Age15I was an exchange student at Mejiro Gakuen for three months during high school. I remembered there were a lot of Japanese tourists and working holiday visitors around in Japan.
From then, I had the impression that Japan was a country which was easy to get along with.
Age18I learned Japanese by watching Japanese drama shows and developed my passion for Japan by watching those dramas as well as J-Pop.
During high school, I majored in Japanese and then took the initiative to make a habit of learning.
Age20While I was at university in Australia, I started a part-time job that involved Japan. I worked as a tour guide for Japanese tourists, striving to raise my Japanese level and aim to practically use the Japanese that I have learnt.
Age21I went to Sophia University as an exchange student for a year. I joined international circles and got to know a lot of Japanese students.
Age23I made up my mind to work in Tokyo, and started working at Mobcast. I was given a job in overseas business development specialist.
At Mobcast, we take Japanese gaming technology to overseas, and spread the fun and excitement around the world.
Age25I am currently working as Overseas BD manager where I am responsible for the sales activities focusing in the field of Taiwan, China, and elsewhere in Asia.
I am making the most of my Japanese, Chinese, and English to spread the brand of Mobcast in Asia.
Get to know the appeal of Tokyo and find lots of friends.
Now, with the spread of the Internet, you can gather plenty of information, even from far away. You could find a lot of information about the attractions of Tokyo before visiting. There are many events or activities you can only do in Tokyo, and I think it is important to start by taking the first step. I have a lot of friends in Tokyo who I see as family. Why not try meeting lots of people and broadening your possibilities in Tokyo?
I want to take the fun of "made in Tokyo" and spread it across Asia.
When I first joined the company, it was looking widely at Western and Asian markets. To do sales work in the games industry, you need to understand marketing and local culture of each country, not just games. I feel that I have gained a wide-range of knowledge through my work, and I think it is really significant. Lately, the sales staffs has been expanding gradually, and we share the work as a team, so I can focus on the Asian market. The main targets currently are, but not limited to, China and Taiwan. We need to be on business trips once a month to visit local clients and partners in order to keep up regular communication. In the future, we want to expand into a region with a more developed communications environment. In co-development projects, we can participate in projects beyond the boundaries of sales, which is very satisfying. We want to spread the Mobcast brand across Asia, delivering high-quality gaming to people around the world.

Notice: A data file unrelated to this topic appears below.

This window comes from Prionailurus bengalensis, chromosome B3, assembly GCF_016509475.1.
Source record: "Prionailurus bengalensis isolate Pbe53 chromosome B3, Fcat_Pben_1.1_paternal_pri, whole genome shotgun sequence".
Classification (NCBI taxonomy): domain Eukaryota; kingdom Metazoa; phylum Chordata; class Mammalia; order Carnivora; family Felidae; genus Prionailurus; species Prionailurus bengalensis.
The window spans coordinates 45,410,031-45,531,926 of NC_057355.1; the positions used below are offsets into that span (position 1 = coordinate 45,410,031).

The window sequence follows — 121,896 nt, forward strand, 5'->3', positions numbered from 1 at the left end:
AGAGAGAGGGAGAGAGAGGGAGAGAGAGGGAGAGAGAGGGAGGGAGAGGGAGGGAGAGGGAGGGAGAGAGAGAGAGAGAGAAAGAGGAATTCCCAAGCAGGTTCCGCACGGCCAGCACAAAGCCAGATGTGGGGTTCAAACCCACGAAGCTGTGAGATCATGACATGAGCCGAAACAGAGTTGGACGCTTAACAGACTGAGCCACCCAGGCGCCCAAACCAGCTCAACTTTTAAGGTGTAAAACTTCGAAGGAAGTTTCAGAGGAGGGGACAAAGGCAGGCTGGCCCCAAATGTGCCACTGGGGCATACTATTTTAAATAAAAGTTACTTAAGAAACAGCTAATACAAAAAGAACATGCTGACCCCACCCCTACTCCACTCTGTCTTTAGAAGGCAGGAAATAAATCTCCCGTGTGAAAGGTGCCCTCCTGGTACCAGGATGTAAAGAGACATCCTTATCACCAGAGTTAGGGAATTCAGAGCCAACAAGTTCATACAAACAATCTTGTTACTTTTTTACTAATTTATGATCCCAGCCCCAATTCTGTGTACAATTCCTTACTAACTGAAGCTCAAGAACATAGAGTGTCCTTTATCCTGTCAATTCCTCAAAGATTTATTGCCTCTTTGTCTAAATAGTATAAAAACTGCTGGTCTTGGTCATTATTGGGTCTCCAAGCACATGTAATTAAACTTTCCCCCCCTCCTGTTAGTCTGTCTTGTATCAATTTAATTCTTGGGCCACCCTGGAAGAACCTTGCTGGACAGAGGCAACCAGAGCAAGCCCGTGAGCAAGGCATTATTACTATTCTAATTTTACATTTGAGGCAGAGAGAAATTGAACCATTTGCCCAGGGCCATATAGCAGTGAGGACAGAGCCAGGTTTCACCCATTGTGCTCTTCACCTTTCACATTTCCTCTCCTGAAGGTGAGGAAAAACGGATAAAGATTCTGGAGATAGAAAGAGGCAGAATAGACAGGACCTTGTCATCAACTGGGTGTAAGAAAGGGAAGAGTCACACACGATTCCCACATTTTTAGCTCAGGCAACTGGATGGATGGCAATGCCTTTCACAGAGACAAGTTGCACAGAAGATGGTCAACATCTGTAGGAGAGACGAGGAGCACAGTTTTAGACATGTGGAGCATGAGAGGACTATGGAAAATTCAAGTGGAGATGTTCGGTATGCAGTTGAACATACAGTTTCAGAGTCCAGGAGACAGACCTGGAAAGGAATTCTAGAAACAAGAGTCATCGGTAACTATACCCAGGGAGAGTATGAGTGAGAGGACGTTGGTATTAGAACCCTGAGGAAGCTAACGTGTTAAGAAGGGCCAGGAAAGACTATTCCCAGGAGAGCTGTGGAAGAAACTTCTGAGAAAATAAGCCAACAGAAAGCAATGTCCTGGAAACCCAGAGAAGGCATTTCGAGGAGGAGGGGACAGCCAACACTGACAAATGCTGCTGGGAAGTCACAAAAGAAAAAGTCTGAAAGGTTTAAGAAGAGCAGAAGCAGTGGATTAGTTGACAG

My encounters in Tokyo generate new knowledge and learning.
Many Tokyo businessmen are bright and positive people. They are all working their hardest to the same goal of growing their companies. My colleagues at Mobcast, in particular, are very kind to me, despite of their age, they never make me feel distanced. The whole team can strive together and I can lead a truly fulfilling career. The team members are international, from Europe, North America, Korea, China, Hong Kong, and elsewhere, and come from a variety of background. I learn a lot from them. Recently, I started learning Korean from a Korean colleague. I have mastered Japanese, Chinese, and English, and my work targets Asia, so I would never have imagined that I’d start learning Korean one day. I think meeting new people in Tokyo has enabled me to do strong teamwork and learn things I never got to before.
My connection with Tokyo started when I was in high school.